I'm surprised no one (as of the writing of this comment) has mentioned Office Space...
On a side note:
"She pleaded guilty to attempted drug smuggling, and was jailed for four years at Manchester Crown Court last Thursday."
She was jailed for four years last Thursday? That must have been one hell of a long day. Either that, or she was sentenced to four years. But I like the original way better.
re: John Ashcroft
"History will remember [John Ashcroft] as the brave guy lying on his bed on the point of death who refused to be bullied by Gonzales."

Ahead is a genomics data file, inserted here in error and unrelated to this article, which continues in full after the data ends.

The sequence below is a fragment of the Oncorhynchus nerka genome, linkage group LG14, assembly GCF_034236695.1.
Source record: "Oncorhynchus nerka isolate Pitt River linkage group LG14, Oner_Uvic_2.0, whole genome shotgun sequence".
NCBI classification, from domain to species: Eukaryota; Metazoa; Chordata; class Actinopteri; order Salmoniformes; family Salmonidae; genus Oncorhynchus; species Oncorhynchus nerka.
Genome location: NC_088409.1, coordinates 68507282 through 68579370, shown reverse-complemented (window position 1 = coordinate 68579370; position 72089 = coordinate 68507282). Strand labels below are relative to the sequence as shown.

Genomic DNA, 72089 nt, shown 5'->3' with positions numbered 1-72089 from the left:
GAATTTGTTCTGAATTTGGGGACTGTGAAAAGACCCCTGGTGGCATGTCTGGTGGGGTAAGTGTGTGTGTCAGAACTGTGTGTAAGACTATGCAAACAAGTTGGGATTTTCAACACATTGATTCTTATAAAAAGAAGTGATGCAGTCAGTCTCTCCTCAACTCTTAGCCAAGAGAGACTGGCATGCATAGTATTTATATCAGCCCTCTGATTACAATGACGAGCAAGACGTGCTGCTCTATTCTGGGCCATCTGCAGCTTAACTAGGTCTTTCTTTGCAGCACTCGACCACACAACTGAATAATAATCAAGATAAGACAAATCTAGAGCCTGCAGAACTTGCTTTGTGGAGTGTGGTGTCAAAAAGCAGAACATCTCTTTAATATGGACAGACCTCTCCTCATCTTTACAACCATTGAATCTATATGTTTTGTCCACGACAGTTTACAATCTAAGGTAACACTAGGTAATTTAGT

History, perhaps. I, however, will always remember Ashcroft as the puritanical twat who wasted $8000 of taxpayers' money to hide Lady Justice from the public. And by god, it had to be done! After all, we all know how offensive the female breast is. We need only look at the infamous Super Bowl halftime saga to remind us of that.
- Bugger the jetpack, where's my 21st-century Psion?
- Windows 8.1 Update 1 spewed online a MONTH early – by Microsoft
- Something for the Weekend, Sir? Why can’t I walk past Maplin without buying stuff I don’t need?
- Review 'Mommy got me an UltraVibe Pleasure 2000 for Xmas!' South Park: Stick of Truth
- The land of Milk and Sammy: Free music app touted by Samsung